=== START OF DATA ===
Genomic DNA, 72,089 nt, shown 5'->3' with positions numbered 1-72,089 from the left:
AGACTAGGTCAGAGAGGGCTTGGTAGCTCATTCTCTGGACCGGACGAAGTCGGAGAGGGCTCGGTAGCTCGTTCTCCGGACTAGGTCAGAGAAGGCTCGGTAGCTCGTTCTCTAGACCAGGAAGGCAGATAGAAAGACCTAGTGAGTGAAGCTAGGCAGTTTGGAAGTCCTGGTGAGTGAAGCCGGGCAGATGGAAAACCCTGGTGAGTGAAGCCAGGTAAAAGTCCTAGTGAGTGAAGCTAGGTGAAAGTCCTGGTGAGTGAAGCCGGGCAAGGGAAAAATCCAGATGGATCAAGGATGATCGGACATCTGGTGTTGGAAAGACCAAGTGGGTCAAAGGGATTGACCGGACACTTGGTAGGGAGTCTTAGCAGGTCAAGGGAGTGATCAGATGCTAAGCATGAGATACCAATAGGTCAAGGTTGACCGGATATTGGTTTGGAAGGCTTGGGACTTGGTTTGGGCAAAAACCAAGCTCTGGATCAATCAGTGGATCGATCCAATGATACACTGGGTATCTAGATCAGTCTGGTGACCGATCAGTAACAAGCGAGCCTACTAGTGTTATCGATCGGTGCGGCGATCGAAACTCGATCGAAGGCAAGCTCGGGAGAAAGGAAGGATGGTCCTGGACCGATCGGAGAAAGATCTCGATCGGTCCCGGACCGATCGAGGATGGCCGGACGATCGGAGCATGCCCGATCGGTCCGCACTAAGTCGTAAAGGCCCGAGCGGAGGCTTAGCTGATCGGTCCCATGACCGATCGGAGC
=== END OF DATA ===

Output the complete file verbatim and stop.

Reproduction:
Genomic DNA, 72,089 nt, shown 5'->3' with positions numbered 1-72,089 from the left:
AGACTAGGTCAGAGAGGGCTTGGTAGCTCATTCTCTGGACCGGACGAAGTCGGAGAGGGCTCGGTAGCTCGTTCTCCGGACTAGGTCAGAGAAGGCTCGGTAGCTCGTTCTCTAGACCAGGAAGGCAGATAGAAAGACCTAGTGAGTGAAGCTAGGCAGTTTGGAAGTCCTGGTGAGTGAAGCCGGGCAGATGGAAAACCCTGGTGAGTGAAGCCAGGTAAAAGTCCTAGTGAGTGAAGCTAGGTGAAAGTCCTGGTGAGTGAAGCCGGGCAAGGGAAAAATCCAGATGGATCAAGGATGATCGGACATCTGGTGTTGGAAAGACCAAGTGGGTCAAAGGGATTGACCGGACACTTGGTAGGGAGTCTTAGCAGGTCAAGGGAGTGATCAGATGCTAAGCATGAGATACCAATAGGTCAAGGTTGACCGGATATTGGTTTGGAAGGCTTGGGACTTGGTTTGGGCAAAAACCAAGCTCTGGATCAATCAGTGGATCGATCCAATGATACACTGGGTATCTAGATCAGTCTGGTGACCGATCAGTAACAAGCGAGCCTACTAGTGTTATCGATCGGTGCGGCGATCGAAACTCGATCGAAGGCAAGCTCGGGAGAAAGGAAGGATGGTCCTGGACCGATCGGAGAAAGATCTCGATCGGTCCCGGACCGATCGAGGATGGCCGGACGATCGGAGCATGCCCGATCGGTCCGCACTAAGTCGTAAAGGCCCGAGCGGAGGCTTAGCTGATCGGTCCCATGACCGATCGGAGC